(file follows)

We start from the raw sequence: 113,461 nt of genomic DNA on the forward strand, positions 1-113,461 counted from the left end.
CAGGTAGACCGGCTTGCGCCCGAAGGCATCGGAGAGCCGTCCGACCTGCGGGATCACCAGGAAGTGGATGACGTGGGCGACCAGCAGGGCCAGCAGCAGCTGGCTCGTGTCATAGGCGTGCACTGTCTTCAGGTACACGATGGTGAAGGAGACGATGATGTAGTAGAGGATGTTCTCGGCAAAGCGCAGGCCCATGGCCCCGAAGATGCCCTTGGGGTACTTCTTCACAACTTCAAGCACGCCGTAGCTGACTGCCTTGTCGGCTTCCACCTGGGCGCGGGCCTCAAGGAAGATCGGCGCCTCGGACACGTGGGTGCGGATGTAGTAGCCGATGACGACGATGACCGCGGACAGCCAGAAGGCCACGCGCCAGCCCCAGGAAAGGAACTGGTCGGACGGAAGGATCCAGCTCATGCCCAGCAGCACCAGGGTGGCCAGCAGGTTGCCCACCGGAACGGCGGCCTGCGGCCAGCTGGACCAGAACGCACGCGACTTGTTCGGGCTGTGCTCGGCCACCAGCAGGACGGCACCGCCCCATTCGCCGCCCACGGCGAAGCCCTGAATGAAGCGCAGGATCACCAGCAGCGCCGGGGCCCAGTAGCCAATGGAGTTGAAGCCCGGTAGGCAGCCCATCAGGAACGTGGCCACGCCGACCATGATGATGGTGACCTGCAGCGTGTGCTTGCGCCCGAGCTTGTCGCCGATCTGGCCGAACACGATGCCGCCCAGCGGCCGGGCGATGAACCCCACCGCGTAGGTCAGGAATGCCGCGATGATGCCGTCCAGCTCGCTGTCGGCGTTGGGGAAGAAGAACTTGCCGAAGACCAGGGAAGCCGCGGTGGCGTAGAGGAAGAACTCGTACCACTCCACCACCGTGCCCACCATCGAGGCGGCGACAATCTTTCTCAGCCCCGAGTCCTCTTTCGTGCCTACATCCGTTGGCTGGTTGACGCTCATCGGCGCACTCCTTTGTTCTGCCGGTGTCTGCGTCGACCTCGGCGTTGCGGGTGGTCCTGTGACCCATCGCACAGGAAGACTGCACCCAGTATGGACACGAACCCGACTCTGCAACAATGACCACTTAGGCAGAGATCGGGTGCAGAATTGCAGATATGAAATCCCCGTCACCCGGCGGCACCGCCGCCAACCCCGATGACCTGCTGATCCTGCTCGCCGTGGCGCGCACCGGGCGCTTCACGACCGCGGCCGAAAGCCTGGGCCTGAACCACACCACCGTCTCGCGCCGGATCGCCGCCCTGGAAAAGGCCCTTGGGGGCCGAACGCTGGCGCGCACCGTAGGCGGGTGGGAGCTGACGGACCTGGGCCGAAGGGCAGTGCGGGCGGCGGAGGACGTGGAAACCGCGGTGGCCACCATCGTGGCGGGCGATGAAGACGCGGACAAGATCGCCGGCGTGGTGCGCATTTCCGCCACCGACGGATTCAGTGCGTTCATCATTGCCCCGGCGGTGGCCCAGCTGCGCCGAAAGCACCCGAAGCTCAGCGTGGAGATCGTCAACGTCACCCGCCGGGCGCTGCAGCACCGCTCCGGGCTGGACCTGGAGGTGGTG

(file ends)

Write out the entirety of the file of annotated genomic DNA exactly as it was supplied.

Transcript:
We start from the raw sequence: 113,461 nt of genomic DNA on the forward strand, positions 1-113,461 counted from the left end.
CAGGTAGACCGGCTTGCGCCCGAAGGCATCGGAGAGCCGTCCGACCTGCGGGATCACCAGGAAGTGGATGACGTGGGCGACCAGCAGGGCCAGCAGCAGCTGGCTCGTGTCATAGGCGTGCACTGTCTTCAGGTACACGATGGTGAAGGAGACGATGATGTAGTAGAGGATGTTCTCGGCAAAGCGCAGGCCCATGGCCCCGAAGATGCCCTTGGGGTACTTCTTCACAACTTCAAGCACGCCGTAGCTGACTGCCTTGTCGGCTTCCACCTGGGCGCGGGCCTCAAGGAAGATCGGCGCCTCGGACACGTGGGTGCGGATGTAGTAGCCGATGACGACGATGACCGCGGACAGCCAGAAGGCCACGCGCCAGCCCCAGGAAAGGAACTGGTCGGACGGAAGGATCCAGCTCATGCCCAGCAGCACCAGGGTGGCCAGCAGGTTGCCCACCGGAACGGCGGCCTGCGGCCAGCTGGACCAGAACGCACGCGACTTGTTCGGGCTGTGCTCGGCCACCAGCAGGACGGCACCGCCCCATTCGCCGCCCACGGCGAAGCCCTGAATGAAGCGCAGGATCACCAGCAGCGCCGGGGCCCAGTAGCCAATGGAGTTGAAGCCCGGTAGGCAGCCCATCAGGAACGTGGCCACGCCGACCATGATGATGGTGACCTGCAGCGTGTGCTTGCGCCCGAGCTTGTCGCCGATCTGGCCGAACACGATGCCGCCCAGCGGCCGGGCGATGAACCCCACCGCGTAGGTCAGGAATGCCGCGATGATGCCGTCCAGCTCGCTGTCGGCGTTGGGGAAGAAGAACTTGCCGAAGACCAGGGAAGCCGCGGTGGCGTAGAGGAAGAACTCGTACCACTCCACCACCGTGCCCACCATCGAGGCGGCGACAATCTTTCTCAGCCCCGAGTCCTCTTTCGTGCCTACATCCGTTGGCTGGTTGACGCTCATCGGCGCACTCCTTTGTTCTGCCGGTGTCTGCGTCGACCTCGGCGTTGCGGGTGGTCCTGTGACCCATCGCACAGGAAGACTGCACCCAGTATGGACACGAACCCGACTCTGCAACAATGACCACTTAGGCAGAGATCGGGTGCAGAATTGCAGATATGAAATCCCCGTCACCCGGCGGCACCGCCGCCAACCCCGATGACCTGCTGATCCTGCTCGCCGTGGCGCGCACCGGGCGCTTCACGACCGCGGCCGAAAGCCTGGGCCTGAACCACACCACCGTCTCGCGCCGGATCGCCGCCCTGGAAAAGGCCCTTGGGGGCCGAACGCTGGCGCGCACCGTAGGCGGGTGGGAGCTGACGGACCTGGGCCGAAGGGCAGTGCGGGCGGCGGAGGACGTGGAAACCGCGGTGGCCACCATCGTGGCGGGCGATGAAGACGCGGACAAGATCGCCGGCGTGGTGCGCATTTCCGCCACCGACGGATTCAGTGCGTTCATCATTGCCCCGGCGGTGGCCCAGCTGCGCCGAAAGCACCCGAAGCTCAGCGTGGAGATCGTCAACGTCACCCGCCGGGCGCTGCAGCACCGCTCCGGGCTGGACCTGGAGGTGGTG